Coach Freddie Roach Just Did the Right Thing: "Prevention Is Better than Cure"

Huwebes FernandezCorrespondent IApril 28, 2009

NEW YORK - SEPTEMBER 24:  Muhammad Ali attends the opening session of the Clinton Global Initiative (CGI) September 24, 2008 in New York City. President Clinton is hosting the fourth annual meeting of the Clinton Global Initiative (CGI), a gathering of politicians celebrities, philanthropists and business leaders grouped together to discuss pressing global issues.  (Photo by Spencer Platt/Getty Images)

Parkinson's disease is a degenerative disease of the brain that frequently damages speech, motor skills, and other functions of the body. It is also characterized by muscle stiffness, shaking, and, in severe cases, a deficiency and slowing of physical movement.

As we knew, Muhammad Ali represents this one of a kind disorder that is often blamed on his late boxing career.

Consecutive blows in his head in his semi-retirement fights led to this treacherous time bomb that he did not anticipate. No one knew in those days that his great and legendary career would only be marred by this type of perilous malady.

No one knew back then that this type of disease would hit boxers who are always willing to take a shot to their heads so that they can also give a punch every time they fight in the ring.

Boxers back then had to fight for the whole 15 rounds. Imagine this: You have to take strong punches in your head and body for about 45 minutes, and you’ll always have to fight in every week or maybe every month, and boxers back then have a long career that lasts for about 15 to 25 years! Wow!

So it’s not really hard to be a boxer back then? Well if you fight like that right now, maybe you could die early and not see your grandchildren grow and be an adult and that is so depressing if you know what I mean.

One boxer who have experienced it way back then, who also doesn’t care for his health and when to stop his ailing career is Freddie Roach who is also known as "La Cucaracha" (the cockroach) and "The Choir Boy."

Roach spent most of his entire career as a Lightweight journeyman pugilist, and was on the losing end on of most of his high profile bouts.

He lost fights to former champions like super lightweight Bobby Chacon and former lightweights Greg Haugen and Hector Camacho Sr. Roach relied on a resilient fighting style, and tried to outlast rivals in the ring.

Freddie Roach only went 13-12 win-loss state in his late career after he started his career having an impressive 26-1 record. 

Roach definitely got that disease after many years of retirement away from the sport he once loved and participated into.

After what happened last Saturday in Puerto Rico, where Gerry has fought with much valor and bravery against a young and hungry wolf in Juan Manuel Lopez, (the current WBO champion in the super bantamweight division) Freddie Roach stopped the fight before the round 10 was commenced.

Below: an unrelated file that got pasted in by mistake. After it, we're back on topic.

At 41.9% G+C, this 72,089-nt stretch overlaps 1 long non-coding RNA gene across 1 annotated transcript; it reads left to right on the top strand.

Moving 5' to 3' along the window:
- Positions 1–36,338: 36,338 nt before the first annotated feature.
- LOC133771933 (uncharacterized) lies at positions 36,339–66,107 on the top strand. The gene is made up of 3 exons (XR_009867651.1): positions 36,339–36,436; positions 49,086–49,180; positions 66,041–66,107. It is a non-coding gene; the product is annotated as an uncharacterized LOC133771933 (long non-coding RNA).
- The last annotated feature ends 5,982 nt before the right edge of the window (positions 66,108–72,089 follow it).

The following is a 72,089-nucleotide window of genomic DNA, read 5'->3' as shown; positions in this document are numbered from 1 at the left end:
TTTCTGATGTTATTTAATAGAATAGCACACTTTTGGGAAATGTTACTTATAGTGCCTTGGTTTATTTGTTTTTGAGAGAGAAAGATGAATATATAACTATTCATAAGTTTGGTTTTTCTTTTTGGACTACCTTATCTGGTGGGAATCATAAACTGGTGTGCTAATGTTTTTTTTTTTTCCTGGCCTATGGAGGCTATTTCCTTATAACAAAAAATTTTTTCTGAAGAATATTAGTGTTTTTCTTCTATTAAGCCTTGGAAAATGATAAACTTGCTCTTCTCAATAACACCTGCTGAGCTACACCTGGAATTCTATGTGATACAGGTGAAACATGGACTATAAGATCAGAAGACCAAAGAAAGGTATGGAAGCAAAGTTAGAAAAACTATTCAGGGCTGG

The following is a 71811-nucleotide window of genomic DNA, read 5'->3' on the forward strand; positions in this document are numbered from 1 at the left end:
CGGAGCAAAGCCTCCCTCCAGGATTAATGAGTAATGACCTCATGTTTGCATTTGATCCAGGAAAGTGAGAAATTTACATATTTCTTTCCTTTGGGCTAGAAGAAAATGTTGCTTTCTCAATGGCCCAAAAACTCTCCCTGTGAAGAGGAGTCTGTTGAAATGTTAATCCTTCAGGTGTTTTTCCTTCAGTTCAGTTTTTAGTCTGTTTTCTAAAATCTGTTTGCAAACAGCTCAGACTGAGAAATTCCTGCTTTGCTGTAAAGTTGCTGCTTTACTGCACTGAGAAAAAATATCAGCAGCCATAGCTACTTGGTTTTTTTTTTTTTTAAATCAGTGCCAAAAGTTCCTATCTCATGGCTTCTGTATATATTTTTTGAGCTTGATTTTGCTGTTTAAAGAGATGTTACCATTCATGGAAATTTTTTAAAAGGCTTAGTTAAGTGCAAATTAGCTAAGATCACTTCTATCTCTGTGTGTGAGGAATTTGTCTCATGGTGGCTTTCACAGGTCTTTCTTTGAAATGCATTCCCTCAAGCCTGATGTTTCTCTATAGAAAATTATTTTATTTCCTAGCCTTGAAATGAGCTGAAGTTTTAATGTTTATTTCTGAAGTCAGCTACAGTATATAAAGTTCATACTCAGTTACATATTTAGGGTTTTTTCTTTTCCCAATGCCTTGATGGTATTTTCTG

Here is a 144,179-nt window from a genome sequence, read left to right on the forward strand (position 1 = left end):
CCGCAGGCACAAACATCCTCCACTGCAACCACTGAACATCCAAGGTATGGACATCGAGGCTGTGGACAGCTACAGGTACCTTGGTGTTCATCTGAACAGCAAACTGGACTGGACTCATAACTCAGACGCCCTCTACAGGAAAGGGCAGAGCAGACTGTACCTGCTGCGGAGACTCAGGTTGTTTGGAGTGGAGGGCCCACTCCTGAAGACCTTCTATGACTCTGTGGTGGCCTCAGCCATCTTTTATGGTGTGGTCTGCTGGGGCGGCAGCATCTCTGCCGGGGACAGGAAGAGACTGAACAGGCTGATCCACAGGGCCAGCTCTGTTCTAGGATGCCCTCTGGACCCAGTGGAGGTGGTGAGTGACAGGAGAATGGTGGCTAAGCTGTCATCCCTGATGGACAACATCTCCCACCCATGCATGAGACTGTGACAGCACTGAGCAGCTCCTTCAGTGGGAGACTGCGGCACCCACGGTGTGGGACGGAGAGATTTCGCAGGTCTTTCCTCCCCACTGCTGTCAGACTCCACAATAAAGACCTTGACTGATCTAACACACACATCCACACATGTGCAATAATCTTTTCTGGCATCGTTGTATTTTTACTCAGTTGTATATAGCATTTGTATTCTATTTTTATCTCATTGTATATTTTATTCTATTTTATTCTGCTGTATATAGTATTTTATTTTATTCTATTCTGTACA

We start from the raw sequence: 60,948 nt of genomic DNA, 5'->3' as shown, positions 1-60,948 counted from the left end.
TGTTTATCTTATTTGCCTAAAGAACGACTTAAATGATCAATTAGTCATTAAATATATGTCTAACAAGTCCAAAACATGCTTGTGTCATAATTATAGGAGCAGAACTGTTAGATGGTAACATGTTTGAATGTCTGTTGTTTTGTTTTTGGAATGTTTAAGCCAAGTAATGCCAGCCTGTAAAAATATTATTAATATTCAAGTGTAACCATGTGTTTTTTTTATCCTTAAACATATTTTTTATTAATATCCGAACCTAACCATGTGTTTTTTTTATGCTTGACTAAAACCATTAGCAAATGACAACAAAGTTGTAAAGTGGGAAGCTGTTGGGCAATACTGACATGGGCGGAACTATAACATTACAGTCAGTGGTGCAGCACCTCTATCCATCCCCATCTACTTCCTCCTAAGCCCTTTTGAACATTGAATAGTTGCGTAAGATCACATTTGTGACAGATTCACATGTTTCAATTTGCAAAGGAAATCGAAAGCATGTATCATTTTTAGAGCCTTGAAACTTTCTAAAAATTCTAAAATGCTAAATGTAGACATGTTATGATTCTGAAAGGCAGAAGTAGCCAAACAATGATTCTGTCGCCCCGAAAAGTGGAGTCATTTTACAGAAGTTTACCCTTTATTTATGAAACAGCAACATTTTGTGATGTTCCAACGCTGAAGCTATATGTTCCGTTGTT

Accumulation of 444 punches to the head and body of Peñalosa, Roach didn’t think twice what he should do. He knows that history might repeat itself if Coach Roach didn’t stopped the fight.

Though Gerry has too much bravado in him to continue the fight whatever happens, Roach doesn’t want it to be that way. Roach want it to be stopped already in round 8 but he knows that Gerry was not this type of fighter who surrenders after he tasted the punch of the most fearsome puncher in the 122 pound division.

Although he gave in to Gerry’s request to continue round 9 (after he successively absorbed so many punches to his head and body) he did not want it to be continued after round 10 after seeing Peñalosa can’t do some miracle no more.

Gerry was begging for Roach to still continue his fight for glory and victory but Freddie Roach, who has been there and done this knows that if this bout will still be prolonged, Gerry might suffer that precarious disease that he has acquired, also after he has extended his career that should have been finished if he was just listening to his trainer back then.

Freddie Roach was just doing the right thing. He’s not doing this just because he is the trainer of Gerry Peñalosa, but he is doing this as a caring friend who doesn’t think twice if Gerry will become the champion or not.

What is significantly running on Freddie’s mind at that time is what will happen to Gerry after he had absorbed consecutive power punches in his head.

Gerry could have rewritten the history of boxing if he did continue to fight after round 9, but the right question is what will happen to him in the future if he did survive this vicious onslaught brought to him by the current champion. He could have a killer disease like what Freddie Roach and Muhammad Ali has.

Thank God Freddie did what he is supposed to do in that place at the right time. He stopped the circulation of the bad saying that “history repeats itself.”

In doing this Freddie not only did make himself a better person and a trainer but also as a caring friend or brother or whatever you might call him. Freddie Roach didn’t do his job that night.

What Freddie Roach has done that night is the prevention of an uncertain future that might cause a dreadful disease for one of Philippines legend in boxing called, Gerry “The Fearless” Peñalosa.

One thing though, there is a saying in medicine that Coach Roach has certainly applied in that heart breaking loss, he had positively proven that “prevention is better than cure.”